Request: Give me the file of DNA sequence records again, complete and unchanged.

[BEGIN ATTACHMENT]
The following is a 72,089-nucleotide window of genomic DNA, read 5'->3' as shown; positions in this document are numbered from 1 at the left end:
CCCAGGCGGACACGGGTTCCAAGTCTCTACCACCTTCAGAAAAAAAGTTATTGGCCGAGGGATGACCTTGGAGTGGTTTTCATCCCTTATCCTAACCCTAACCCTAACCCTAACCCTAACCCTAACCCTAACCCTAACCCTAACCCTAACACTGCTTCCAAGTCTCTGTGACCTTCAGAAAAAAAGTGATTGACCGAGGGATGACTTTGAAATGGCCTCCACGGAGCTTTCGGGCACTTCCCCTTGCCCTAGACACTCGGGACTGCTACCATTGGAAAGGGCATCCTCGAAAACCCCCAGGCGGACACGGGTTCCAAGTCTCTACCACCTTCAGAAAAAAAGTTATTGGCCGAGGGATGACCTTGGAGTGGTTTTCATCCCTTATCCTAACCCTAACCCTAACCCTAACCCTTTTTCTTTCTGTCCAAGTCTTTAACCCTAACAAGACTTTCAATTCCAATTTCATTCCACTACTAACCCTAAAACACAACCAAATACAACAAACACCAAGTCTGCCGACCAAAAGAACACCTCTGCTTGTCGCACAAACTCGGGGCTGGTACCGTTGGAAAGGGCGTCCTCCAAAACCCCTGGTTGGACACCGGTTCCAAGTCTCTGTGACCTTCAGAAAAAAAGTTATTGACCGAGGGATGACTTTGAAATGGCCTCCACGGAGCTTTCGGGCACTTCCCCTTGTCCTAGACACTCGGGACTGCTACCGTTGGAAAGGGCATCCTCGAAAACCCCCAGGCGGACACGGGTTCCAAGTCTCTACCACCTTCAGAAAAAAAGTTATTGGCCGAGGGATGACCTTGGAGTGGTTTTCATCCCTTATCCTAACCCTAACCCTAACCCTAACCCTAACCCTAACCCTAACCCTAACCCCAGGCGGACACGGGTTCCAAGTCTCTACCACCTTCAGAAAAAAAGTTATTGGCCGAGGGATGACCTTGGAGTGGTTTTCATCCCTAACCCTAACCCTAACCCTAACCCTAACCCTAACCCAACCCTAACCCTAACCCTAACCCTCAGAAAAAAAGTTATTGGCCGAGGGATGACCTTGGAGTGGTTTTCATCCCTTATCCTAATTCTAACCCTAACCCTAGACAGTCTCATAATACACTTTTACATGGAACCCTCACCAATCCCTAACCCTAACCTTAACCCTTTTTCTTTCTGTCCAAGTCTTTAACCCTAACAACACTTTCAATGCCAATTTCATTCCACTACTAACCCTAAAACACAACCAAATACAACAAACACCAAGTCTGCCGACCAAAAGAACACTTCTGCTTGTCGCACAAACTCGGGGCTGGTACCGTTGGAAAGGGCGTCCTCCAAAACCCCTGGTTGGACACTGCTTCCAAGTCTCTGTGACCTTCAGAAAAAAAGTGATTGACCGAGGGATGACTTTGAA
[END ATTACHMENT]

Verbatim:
The following is a 72,089-nucleotide window of genomic DNA, read 5'->3' as shown; positions in this document are numbered from 1 at the left end:
CCCAGGCGGACACGGGTTCCAAGTCTCTACCACCTTCAGAAAAAAAGTTATTGGCCGAGGGATGACCTTGGAGTGGTTTTCATCCCTTATCCTAACCCTAACCCTAACCCTAACCCTAACCCTAACCCTAACCCTAACCCTAACCCTAACACTGCTTCCAAGTCTCTGTGACCTTCAGAAAAAAAGTGATTGACCGAGGGATGACTTTGAAATGGCCTCCACGGAGCTTTCGGGCACTTCCCCTTGCCCTAGACACTCGGGACTGCTACCATTGGAAAGGGCATCCTCGAAAACCCCCAGGCGGACACGGGTTCCAAGTCTCTACCACCTTCAGAAAAAAAGTTATTGGCCGAGGGATGACCTTGGAGTGGTTTTCATCCCTTATCCTAACCCTAACCCTAACCCTAACCCTTTTTCTTTCTGTCCAAGTCTTTAACCCTAACAAGACTTTCAATTCCAATTTCATTCCACTACTAACCCTAAAACACAACCAAATACAACAAACACCAAGTCTGCCGACCAAAAGAACACCTCTGCTTGTCGCACAAACTCGGGGCTGGTACCGTTGGAAAGGGCGTCCTCCAAAACCCCTGGTTGGACACCGGTTCCAAGTCTCTGTGACCTTCAGAAAAAAAGTTATTGACCGAGGGATGACTTTGAAATGGCCTCCACGGAGCTTTCGGGCACTTCCCCTTGTCCTAGACACTCGGGACTGCTACCGTTGGAAAGGGCATCCTCGAAAACCCCCAGGCGGACACGGGTTCCAAGTCTCTACCACCTTCAGAAAAAAAGTTATTGGCCGAGGGATGACCTTGGAGTGGTTTTCATCCCTTATCCTAACCCTAACCCTAACCCTAACCCTAACCCTAACCCTAACCCTAACCCCAGGCGGACACGGGTTCCAAGTCTCTACCACCTTCAGAAAAAAAGTTATTGGCCGAGGGATGACCTTGGAGTGGTTTTCATCCCTAACCCTAACCCTAACCCTAACCCTAACCCTAACCCAACCCTAACCCTAACCCTAACCCTCAGAAAAAAAGTTATTGGCCGAGGGATGACCTTGGAGTGGTTTTCATCCCTTATCCTAATTCTAACCCTAACCCTAGACAGTCTCATAATACACTTTTACATGGAACCCTCACCAATCCCTAACCCTAACCTTAACCCTTTTTCTTTCTGTCCAAGTCTTTAACCCTAACAACACTTTCAATGCCAATTTCATTCCACTACTAACCCTAAAACACAACCAAATACAACAAACACCAAGTCTGCCGACCAAAAGAACACTTCTGCTTGTCGCACAAACTCGGGGCTGGTACCGTTGGAAAGGGCGTCCTCCAAAACCCCTGGTTGGACACTGCTTCCAAGTCTCTGTGACCTTCAGAAAAAAAGTGATTGACCGAGGGATGACTTTGAA